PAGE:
Kickout Flashing for Seamless Siding and Trim
J’d Out from American Flashing provides a recessed siding receiver and water deflector for an easier and more aesthetic installation.
Kickout flashings have been required by the International Residential Code since about 2006. The code doesn’t use the term “kickout,” but describes it in code language, so often the requirement is overlooked by roofing and siding installers. A kickout is installed to direct water away from where a roof eve meets a wall, so water doesn’t leak behind the siding. A kickout also diverts water into the gutter so it’s less likely to run down the face of the siding below the fascia. One of the biggest objections to kickout flashings is that the projecting diverter legs are difficult to side around in an appealing way. Cut edges of wood or composite lap siding look awkward, the reverse-grain notches in wood shingles often split and fall off, and vinyl siding requires several small pieces of J-channel that are time-consuming to fit and look bulky.
J’d Out Kickout Flashing from American Flashing solves the trim-out problem with an integral recessed siding receiver—essentially a J-channel—on the front and top of the flashing. The design also has a unique two-step water deflector. The first deflector is set at 2 in. high with an integral J-channel on top. It bumps out an inch from the wall. The second deflector is an out-turned leg with a recessed channel. Siding of any type slides into the recessed channel behind the out-turned leg so the end cut is neatly hidden. The top channel hides the angle cut in the siding and is sized for a standard J-channel to slip into from the roof-slope side.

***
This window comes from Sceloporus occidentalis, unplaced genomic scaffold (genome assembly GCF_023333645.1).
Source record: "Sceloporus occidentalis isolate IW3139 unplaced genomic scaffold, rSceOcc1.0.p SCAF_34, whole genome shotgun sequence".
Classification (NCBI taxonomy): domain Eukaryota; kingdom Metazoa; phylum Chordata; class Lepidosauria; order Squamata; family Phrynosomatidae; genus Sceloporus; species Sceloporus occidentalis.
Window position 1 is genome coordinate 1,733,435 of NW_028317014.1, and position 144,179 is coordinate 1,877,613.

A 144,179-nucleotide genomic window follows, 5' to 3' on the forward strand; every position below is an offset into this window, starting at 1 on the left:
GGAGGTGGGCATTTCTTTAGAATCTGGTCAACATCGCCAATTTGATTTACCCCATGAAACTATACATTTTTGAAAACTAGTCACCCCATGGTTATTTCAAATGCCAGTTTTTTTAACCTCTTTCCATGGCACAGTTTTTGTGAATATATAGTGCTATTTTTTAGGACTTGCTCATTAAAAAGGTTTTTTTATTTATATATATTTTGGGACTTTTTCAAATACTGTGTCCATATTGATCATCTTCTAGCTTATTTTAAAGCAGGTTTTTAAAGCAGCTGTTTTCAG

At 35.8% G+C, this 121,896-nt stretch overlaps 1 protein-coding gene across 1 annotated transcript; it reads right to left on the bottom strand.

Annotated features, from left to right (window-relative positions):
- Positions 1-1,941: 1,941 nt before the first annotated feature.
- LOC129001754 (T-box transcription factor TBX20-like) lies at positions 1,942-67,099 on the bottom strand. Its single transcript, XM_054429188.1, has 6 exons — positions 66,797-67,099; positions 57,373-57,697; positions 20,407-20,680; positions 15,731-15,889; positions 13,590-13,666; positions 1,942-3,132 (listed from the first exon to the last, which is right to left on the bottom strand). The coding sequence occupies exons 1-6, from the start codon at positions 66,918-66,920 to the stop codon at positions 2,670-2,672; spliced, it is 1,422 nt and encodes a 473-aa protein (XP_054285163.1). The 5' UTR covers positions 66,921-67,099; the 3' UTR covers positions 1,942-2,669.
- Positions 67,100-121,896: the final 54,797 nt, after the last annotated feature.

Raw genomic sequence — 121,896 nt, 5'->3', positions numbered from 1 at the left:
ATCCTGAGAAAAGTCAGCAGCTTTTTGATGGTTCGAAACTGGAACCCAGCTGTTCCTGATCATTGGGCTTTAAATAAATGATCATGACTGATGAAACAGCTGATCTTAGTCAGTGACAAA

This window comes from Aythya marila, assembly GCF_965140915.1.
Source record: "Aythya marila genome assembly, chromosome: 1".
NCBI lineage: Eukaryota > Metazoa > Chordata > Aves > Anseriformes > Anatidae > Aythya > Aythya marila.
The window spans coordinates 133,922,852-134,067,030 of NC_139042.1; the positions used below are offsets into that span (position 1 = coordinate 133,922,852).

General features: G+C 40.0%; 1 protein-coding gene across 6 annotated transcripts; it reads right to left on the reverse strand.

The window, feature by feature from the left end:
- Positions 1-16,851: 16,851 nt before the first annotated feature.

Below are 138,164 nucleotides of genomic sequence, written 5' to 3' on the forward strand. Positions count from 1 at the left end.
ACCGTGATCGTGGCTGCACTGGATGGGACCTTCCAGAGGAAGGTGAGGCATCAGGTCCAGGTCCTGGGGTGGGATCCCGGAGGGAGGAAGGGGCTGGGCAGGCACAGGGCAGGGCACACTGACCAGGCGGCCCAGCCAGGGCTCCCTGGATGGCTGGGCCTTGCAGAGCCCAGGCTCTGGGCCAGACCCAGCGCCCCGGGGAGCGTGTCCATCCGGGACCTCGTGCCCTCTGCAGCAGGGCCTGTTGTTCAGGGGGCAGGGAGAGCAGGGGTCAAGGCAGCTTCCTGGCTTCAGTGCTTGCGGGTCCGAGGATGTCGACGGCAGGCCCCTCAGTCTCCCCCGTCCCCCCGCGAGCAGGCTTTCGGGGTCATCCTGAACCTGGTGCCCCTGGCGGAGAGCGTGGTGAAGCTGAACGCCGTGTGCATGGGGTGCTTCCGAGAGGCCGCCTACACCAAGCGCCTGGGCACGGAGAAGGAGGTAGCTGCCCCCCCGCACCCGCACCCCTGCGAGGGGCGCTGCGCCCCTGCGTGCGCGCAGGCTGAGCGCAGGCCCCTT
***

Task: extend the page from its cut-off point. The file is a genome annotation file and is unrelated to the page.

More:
The 2-in. standoff of the upper water deflector initiates a 2-in. clearance space above the roof surface required for fiber-cement lap siding and western red cedar clapboard. Other types of siding that have narrower clearance-space distances can be notched down in front of the first deflector.
The wall flange of the J’d Out Kickout extends about 1-1/2 in. above the integral channel. The instructions call for counterflashing tape to seal the flange to the wall and provide a wide mechanical lap beneath the housewrap and siding.
J’d Out Kickout’s innovative design was developed by father and son team Leon, Jacob, and Nathan Thompson whose roots are in roofing and siding. They weren’t satisfied with the designs of other commercially available kickout flashings or the mixed results roofers and siders have with site-made kickouts, so they came up with one that’s is easier to install and trim around. Most homeowners won’t appreciate the elegance in the design of the J’d Out Kickout, but they will appreciate the clean appearance of the flashing and siding around it.
J’d Out Kickout cost $19 each or $32 for a left and right pair. They’re available in white, black, tan, brown, gray, and bronze colors.
Photos courtesy of the manufacturer.